J reconstr Microsurg 2015; 31(05): 391-395
DOI: 10.1055/s-0035-1549159
Original Article
Thieme Medical Publishers 333 Seventh Avenue, New York, NY 10001, USA.

Diaphragmatic Reinnervation in Ventilator-Dependent Patients with Cervical Spinal Cord Injury and Concomitant Phrenic Nerve Lesions Using Simultaneous Nerve Transfers and Implantable Neurostimulators

Matthew R. Kaufman
1  The Center for Treatment of Paralysis and Reconstructive Nerve Surgery, Jersey Shore University Medical Center, Neptune, New Jersey
2  The Institute for Advanced Reconstruction, Shrewsbury, New Jersey
3  Division of Plastic and Reconstructive Surgery, David Geffen UCLA Medical Center, Los Angeles, California
,
Andrew I. Elkwood
1  The Center for Treatment of Paralysis and Reconstructive Nerve Surgery, Jersey Shore University Medical Center, Neptune, New Jersey
2  The Institute for Advanced Reconstruction, Shrewsbury, New Jersey
,
Farid Aboharb
2  The Institute for Advanced Reconstruction, Shrewsbury, New Jersey
,
John Cece
2  The Institute for Advanced Reconstruction, Shrewsbury, New Jersey
,
David Brown
4  Department of Rehabilitative Medicine, JFK Johnson Rehabilitation Institute, Edison, New Jersey
,
Kameron Rezzadeh
3  Division of Plastic and Reconstructive Surgery, David Geffen UCLA Medical Center, Los Angeles, California
,
Reza Jarrahy
3  Division of Plastic and Reconstructive Surgery, David Geffen UCLA Medical Center, Los Angeles, California
› Author Affiliations
Further Information

Publication History

04 November 2014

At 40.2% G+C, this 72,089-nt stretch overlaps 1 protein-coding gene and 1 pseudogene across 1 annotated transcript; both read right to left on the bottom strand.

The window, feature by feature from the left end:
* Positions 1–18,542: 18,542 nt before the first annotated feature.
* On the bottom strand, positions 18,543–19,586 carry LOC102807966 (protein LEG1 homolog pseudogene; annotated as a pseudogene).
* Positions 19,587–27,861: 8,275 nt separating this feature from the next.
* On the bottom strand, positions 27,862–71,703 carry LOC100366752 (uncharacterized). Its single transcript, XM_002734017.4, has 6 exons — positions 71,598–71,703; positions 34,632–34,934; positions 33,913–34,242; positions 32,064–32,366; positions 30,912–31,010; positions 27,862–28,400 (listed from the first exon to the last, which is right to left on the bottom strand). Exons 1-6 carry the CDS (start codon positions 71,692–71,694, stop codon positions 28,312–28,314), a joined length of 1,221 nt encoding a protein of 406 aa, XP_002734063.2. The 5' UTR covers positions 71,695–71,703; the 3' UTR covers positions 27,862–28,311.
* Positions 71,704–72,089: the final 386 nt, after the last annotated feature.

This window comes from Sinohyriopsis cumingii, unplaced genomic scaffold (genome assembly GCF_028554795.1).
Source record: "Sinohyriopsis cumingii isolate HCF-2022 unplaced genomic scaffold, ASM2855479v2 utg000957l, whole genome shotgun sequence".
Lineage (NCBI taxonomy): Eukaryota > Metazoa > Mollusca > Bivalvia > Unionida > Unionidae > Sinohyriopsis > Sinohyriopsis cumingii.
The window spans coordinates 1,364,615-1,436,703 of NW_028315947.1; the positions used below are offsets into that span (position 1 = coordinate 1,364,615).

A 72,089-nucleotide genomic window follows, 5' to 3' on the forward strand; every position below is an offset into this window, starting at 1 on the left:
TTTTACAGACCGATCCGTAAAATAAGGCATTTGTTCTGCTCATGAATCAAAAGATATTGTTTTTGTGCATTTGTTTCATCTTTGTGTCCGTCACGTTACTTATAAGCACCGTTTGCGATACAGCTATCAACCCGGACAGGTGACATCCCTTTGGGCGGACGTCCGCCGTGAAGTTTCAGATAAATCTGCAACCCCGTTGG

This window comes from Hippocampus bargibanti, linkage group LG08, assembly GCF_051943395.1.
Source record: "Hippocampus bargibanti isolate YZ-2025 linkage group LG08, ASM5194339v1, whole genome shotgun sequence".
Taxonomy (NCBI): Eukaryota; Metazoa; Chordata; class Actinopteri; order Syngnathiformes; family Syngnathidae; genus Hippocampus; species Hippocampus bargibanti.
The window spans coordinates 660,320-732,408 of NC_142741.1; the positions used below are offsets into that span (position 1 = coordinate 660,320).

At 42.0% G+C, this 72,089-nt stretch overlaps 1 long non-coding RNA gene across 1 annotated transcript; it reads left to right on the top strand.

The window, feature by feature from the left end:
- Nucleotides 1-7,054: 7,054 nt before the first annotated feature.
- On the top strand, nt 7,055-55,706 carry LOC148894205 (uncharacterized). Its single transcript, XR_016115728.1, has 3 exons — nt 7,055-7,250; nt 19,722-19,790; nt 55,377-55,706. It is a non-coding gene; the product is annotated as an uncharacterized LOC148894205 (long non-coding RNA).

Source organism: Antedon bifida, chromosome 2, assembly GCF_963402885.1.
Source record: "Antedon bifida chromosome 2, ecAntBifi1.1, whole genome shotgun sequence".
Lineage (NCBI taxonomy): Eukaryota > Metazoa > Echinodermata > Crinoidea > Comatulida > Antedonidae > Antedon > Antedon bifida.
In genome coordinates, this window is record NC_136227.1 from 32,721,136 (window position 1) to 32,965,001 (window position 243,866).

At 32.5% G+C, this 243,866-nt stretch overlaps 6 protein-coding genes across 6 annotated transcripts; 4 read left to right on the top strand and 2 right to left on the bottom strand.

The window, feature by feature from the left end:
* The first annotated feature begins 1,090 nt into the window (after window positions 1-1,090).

01 February 2015

Publication Date:
13 April 2015 (eFirst)

Abstract

Background Patients who are ventilator dependent as a result of combined cervical spinal cord injury and phrenic nerve lesions are generally considered to be unsuitable candidates for diaphragmatic pacing due to loss of phrenic nerve integrity and denervation of the diaphragm. There is limited data regarding efficacy of simultaneous nerve transfers and diaphragmatic pacemakers in the treatment of this patient population.

Methods A retrospective review was conducted of 14 consecutive patients with combined lesions of the cervical spinal cord and phrenic nerves, and with complete ventilator dependence, who were treated with simultaneous microsurgical nerve transfer and implantation of diaphragmatic pacemakers. Parameters of interest included time to recovery of diaphragm electromyographic activity, average time pacing without the ventilator, and percent reduction in ventilator dependence.

Results Recovery of diaphragm electromyographic activity was demonstrated in 13 of 14 (93%) patients. Eight of these 13 (62%) patients achieved sustainable periods (>1 h/d) of ventilator weaning (mean = 10 h/d [n = 8]). Two patients recovered voluntary control of diaphragmatic activity and regained the capacity for spontaneous respiration. The one patient who did not exhibit diaphragmatic reinnervation remains within 12 months of initial treatment. Surgical intervention resulted in a 25% reduction (p < 0.05) in ventilator dependency.

Conclusion We have demonstrated that simultaneous nerve transfers and pacemaker implantation can result in reinnervation of the diaphragm and lead to successful ventilator weaning. Our favorable outcomes support consideration of this surgical method for appropriate patients who would otherwise have no alternative therapy to achieve sustained periods of ventilator independence.